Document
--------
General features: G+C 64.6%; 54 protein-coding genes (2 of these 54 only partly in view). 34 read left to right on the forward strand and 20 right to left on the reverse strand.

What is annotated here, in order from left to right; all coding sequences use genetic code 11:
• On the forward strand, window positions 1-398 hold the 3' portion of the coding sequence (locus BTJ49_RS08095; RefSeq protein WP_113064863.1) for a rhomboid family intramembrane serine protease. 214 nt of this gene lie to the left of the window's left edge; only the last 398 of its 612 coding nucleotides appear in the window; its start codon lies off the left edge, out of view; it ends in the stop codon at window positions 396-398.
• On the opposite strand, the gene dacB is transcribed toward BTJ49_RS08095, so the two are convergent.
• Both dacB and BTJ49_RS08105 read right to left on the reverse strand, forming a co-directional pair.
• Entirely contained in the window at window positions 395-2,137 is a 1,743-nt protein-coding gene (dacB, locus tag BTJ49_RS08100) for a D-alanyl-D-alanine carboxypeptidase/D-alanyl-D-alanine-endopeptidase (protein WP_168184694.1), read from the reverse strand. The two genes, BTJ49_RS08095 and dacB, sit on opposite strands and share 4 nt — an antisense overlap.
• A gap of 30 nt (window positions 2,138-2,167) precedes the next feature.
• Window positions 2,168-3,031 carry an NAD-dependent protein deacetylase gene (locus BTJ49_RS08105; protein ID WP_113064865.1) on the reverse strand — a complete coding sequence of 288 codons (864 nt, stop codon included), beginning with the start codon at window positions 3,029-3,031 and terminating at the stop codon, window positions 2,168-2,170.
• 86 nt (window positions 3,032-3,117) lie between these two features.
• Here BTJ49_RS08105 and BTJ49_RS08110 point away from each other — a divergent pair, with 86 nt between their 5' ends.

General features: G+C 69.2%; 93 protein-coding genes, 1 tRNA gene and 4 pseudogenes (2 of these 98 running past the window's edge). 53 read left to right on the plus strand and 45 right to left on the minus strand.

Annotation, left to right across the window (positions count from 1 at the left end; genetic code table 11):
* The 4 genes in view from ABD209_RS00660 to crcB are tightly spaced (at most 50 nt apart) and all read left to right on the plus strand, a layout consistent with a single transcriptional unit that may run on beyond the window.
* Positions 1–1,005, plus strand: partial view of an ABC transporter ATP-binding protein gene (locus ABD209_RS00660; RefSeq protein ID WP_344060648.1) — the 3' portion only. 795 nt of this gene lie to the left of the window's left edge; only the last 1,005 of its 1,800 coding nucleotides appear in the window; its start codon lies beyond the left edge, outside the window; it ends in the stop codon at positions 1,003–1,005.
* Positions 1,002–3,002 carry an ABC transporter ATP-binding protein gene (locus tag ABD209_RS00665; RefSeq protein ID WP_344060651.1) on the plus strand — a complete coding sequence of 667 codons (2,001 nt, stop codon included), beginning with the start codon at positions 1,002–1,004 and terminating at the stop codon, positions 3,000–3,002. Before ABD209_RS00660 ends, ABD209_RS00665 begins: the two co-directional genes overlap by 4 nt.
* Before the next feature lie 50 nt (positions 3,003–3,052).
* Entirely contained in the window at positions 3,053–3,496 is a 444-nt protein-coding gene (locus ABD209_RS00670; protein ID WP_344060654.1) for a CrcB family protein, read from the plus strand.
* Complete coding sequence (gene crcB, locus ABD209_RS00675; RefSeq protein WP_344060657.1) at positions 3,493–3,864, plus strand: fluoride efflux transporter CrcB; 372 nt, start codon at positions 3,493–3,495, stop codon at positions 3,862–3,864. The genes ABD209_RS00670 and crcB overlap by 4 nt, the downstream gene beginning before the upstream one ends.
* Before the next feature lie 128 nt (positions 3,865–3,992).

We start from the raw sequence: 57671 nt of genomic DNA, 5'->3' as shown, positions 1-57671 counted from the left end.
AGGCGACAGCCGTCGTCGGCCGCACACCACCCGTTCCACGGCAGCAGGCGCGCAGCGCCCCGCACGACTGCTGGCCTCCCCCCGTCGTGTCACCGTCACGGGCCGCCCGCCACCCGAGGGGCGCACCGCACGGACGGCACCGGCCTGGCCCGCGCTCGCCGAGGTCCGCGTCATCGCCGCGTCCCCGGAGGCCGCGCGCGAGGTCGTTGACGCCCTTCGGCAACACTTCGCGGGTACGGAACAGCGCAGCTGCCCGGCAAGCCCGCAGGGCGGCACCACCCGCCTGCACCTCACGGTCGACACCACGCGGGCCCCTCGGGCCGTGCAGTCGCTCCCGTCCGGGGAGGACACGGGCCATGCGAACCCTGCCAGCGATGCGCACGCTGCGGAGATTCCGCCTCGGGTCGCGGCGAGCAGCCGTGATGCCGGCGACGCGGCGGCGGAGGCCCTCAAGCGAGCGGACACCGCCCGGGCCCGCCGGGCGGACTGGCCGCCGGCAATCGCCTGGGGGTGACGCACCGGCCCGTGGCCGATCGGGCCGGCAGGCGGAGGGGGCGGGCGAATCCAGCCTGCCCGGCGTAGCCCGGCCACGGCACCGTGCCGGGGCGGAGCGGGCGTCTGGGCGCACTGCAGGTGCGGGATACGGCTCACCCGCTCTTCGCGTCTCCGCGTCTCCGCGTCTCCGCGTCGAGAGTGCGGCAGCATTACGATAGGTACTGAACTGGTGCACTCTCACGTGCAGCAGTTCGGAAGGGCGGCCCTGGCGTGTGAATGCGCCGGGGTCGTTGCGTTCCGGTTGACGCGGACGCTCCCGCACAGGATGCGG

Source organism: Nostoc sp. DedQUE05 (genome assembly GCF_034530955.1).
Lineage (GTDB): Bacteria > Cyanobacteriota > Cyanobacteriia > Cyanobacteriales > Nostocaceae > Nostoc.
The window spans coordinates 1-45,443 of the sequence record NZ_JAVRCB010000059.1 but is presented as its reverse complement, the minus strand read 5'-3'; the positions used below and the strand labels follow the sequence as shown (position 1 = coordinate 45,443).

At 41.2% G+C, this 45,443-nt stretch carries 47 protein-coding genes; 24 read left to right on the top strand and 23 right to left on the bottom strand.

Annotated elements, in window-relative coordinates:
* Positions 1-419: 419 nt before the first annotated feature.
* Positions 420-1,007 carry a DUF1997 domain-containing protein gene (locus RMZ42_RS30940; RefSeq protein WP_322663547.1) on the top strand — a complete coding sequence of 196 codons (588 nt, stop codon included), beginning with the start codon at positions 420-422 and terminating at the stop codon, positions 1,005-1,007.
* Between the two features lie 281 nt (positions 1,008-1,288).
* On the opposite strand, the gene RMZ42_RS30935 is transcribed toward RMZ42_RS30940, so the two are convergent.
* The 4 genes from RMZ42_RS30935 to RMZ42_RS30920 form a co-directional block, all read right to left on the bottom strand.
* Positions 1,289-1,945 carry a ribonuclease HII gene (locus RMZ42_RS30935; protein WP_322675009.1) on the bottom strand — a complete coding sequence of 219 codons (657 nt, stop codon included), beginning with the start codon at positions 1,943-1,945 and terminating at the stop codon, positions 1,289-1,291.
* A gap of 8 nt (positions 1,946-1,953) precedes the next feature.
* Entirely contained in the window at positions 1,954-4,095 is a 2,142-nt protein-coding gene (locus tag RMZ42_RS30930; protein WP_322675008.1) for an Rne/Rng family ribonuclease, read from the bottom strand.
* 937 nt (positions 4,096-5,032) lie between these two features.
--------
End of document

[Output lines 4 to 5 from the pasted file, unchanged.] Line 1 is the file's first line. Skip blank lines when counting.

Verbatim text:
• On the opposite strand, the gene dacB is transcribed toward BTJ49_RS08095, so the two are convergent.
• Both dacB and BTJ49_RS08105 read right to left on the reverse strand, forming a co-directional pair.